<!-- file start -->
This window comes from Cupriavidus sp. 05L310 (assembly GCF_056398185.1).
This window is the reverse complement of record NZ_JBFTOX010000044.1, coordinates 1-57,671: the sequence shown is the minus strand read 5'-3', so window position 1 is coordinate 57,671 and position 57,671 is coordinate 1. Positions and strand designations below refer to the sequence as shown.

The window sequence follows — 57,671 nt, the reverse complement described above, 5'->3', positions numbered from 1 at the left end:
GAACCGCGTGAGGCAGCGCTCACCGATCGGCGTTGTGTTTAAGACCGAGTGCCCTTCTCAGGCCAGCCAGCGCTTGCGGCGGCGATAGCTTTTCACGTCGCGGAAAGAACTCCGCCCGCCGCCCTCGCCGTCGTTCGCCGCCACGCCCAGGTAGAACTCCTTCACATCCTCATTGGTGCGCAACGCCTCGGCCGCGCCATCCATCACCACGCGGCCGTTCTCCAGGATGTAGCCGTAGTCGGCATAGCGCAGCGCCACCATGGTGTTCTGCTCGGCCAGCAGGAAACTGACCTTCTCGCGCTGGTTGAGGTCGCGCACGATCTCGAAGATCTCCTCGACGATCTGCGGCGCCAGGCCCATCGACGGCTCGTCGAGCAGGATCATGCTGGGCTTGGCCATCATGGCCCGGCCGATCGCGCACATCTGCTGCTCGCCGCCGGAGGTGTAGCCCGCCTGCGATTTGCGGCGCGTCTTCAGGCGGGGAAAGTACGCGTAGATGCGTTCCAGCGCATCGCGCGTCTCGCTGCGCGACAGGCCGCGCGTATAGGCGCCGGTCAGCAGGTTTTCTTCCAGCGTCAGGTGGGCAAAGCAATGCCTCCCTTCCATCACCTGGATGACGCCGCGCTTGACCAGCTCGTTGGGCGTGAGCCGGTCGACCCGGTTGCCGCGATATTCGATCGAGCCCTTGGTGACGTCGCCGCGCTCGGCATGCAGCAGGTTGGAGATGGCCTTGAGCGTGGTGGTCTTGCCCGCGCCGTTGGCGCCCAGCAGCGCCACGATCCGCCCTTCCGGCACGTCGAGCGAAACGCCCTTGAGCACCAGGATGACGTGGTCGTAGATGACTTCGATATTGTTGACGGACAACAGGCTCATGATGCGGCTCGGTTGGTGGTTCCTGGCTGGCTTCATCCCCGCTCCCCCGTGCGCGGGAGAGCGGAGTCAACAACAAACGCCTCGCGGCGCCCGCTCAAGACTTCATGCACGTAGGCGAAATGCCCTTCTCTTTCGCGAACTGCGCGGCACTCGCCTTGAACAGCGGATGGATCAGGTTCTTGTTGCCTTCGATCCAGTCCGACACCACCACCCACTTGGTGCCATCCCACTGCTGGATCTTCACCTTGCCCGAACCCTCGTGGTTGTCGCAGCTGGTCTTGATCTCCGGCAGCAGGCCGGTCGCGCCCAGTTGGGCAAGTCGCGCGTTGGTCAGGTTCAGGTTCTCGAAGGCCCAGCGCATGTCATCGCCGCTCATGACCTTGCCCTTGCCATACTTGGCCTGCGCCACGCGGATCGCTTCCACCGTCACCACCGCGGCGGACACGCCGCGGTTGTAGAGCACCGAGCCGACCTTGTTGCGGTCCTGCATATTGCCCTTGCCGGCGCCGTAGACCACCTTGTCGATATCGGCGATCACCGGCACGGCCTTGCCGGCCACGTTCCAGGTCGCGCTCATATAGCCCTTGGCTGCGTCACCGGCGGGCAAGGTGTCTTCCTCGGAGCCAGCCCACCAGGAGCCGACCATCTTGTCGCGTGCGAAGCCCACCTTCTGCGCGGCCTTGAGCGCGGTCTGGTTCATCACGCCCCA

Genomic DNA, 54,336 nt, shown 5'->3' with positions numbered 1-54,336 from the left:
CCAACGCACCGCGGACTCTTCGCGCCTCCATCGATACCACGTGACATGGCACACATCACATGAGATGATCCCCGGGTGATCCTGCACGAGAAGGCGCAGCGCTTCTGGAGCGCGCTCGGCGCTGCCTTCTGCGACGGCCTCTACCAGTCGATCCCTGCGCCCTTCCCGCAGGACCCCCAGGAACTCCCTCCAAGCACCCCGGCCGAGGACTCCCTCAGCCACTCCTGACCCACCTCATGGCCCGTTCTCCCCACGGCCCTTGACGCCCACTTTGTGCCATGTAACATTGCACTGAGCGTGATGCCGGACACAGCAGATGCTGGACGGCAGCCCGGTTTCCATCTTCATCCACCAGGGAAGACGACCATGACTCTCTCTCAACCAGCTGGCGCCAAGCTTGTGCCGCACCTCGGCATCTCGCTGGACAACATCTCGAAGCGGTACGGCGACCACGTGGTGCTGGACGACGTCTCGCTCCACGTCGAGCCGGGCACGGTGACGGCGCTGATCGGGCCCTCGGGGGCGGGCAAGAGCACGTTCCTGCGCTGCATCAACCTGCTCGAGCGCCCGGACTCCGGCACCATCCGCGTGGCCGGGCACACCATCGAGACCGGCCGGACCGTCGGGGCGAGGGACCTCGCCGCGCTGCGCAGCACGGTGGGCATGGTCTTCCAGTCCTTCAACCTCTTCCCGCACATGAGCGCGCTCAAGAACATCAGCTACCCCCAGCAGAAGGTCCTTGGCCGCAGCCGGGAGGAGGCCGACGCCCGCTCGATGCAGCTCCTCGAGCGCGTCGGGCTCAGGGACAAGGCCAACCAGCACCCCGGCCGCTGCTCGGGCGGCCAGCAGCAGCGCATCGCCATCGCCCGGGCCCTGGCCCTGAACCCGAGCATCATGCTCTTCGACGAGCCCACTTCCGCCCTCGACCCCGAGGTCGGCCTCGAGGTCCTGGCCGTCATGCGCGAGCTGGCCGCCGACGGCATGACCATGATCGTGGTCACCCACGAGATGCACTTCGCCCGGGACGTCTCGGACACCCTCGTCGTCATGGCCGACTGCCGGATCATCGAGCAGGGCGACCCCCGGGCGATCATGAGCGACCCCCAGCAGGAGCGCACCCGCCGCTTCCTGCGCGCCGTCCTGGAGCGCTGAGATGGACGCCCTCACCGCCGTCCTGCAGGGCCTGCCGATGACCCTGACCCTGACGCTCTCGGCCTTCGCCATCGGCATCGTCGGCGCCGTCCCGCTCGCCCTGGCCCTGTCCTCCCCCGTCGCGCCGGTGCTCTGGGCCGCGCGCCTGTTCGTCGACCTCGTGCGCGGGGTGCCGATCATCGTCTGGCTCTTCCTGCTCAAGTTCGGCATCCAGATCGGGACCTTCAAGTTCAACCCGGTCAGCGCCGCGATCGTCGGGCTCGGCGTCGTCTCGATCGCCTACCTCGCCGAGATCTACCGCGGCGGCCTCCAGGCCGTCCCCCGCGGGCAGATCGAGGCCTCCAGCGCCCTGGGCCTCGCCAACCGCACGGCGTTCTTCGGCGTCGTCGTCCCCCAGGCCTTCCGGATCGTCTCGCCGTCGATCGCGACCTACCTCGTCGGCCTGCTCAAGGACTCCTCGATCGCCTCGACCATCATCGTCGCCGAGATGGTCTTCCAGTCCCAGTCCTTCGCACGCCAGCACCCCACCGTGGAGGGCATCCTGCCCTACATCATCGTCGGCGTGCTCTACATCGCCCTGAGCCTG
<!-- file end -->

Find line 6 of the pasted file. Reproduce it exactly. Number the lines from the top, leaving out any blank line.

CCAACGCACCGCGGACTCTTCGCGCCTCCATCGATACCACGTGACATGGCACACATCACATGAGATGATCCCCGGGTGATCCTGCACGAGAAGGCGCAGCGCTTCTGGAGCGCGCTCGGCGCTGCCTTCTGCGACGGCCTCTACCAGTCGATCCCTGCGCCCTTCCCGCAGGACCCCCAGGAACTCCCTCCAAGCACCCCGGCCGAGGACTCCCTCAGCCACTCCTGACCCACCTCATGGCCCGTTCTCCCCACGGCCCTTGACGCCCACTTTGTGCCATGTAACATTGCACTGAGCGTGATGCCGGACACAGCAGATGCTGGACGGCAGCCCGGTTTCCATCTTCATCCACCAGGGAAGACGACCATGACTCTCTCTCAACCAGCTGGCGCCAAGCTTGTGCCGCACCTCGGCATCTCGCTGGACAACATCTCGAAGCGGTACGGCGACCACGTGGTGCTGGACGACGTCTCGCTCCACGTCGAGCCGGGCACGGTGACGGCGCTGATCGGGCCCTCGGGGGCGGGCAAGAGCACGTTCCTGCGCTGCATCAACCTGCTCGAGCGCCCGGACTCCGGCACCATCCGCGTGGCCGGGCACACCATCGAGACCGGCCGGACCGTCGGGGCGAGGGACCTCGCCGCGCTGCGCAGCACGGTGGGCATGGTCTTCCAGTCCTTCAACCTCTTCCCGCACATGAGCGCGCTCAAGAACATCAGCTACCCCCAGCAGAAGGTCCTTGGCCGCAGCCGGGAGGAGGCCGACGCCCGCTCGATGCAGCTCCTCGAGCGCGTCGGGCTCAGGGACAAGGCCAACCAGCACCCCGGCCGCTGCTCGGGCGGCCAGCAGCAGCGCATCGCCATCGCCCGGGCCCTGGCCCTGAACCCGAGCATCATGCTCTTCGACGAGCCCACTTCCGCCCTCGACCCCGAGGTCGGCCTCGAGGTCCTGGCCGTCATGCGCGAGCTGGCCGCCGACGGCATGACCATGATCGTGGTCACCCACGAGATGCACTTCGCCCGGGACGTCTCGGACACCCTCGTCGTCATGGCCGACTGCCGGATCATCGAGCAGGGCGACCCCCGGGCGATCATGAGCGACCCCCAGCAGGAGCGCACCCGCCGCTTCCTGCGCGCCGTCCTGGAGCGCTGAGATGGACGCCCTCACCGCCGTCCTGCAGGGCCTGCCGATGACCCTGACCCTGACGCTCTCGGCCTTCGCCATCGGCATCGTCGGCGCCGTCCCGCTCGCCCTGGCCCTGTCCTCCCCCGTCGCGCCGGTGCTCTGGGCCGCGCGCCTGTTCGTCGACCTCGTGCGCGGGGTGCCGATCATCGTCTGGCTCTTCCTGCTCAAGTTCGGCATCCAGATCGGGACCTTCAAGTTCAACCCGGTCAGCGCCGCGATCGTCGGGCTCGGCGTCGTCTCGATCGCCTACCTCGCCGAGATCTACCGCGGCGGCCTCCAGGCCGTCCCCCGCGGGCAGATCGAGGCCTCCAGCGCCCTGGGCCTCGCCAACCGCACGGCGTTCTTCGGCGTCGTCGTCCCCCAGGCCTTCCGGATCGTCTCGCCGTCGATCGCGACCTACCTCGTCGGCCTGCTCAAGGACTCCTCGATCGCCTCGACCATCATCGTCGCCGAGATGGTCTTCCAGTCCCAGTCCTTCGCACGCCAGCACCCCACCGTGGAGGGCATCCTGCCCTACATCATCGTCGGCGTGCTCTACATCGCCCTGAGCCTG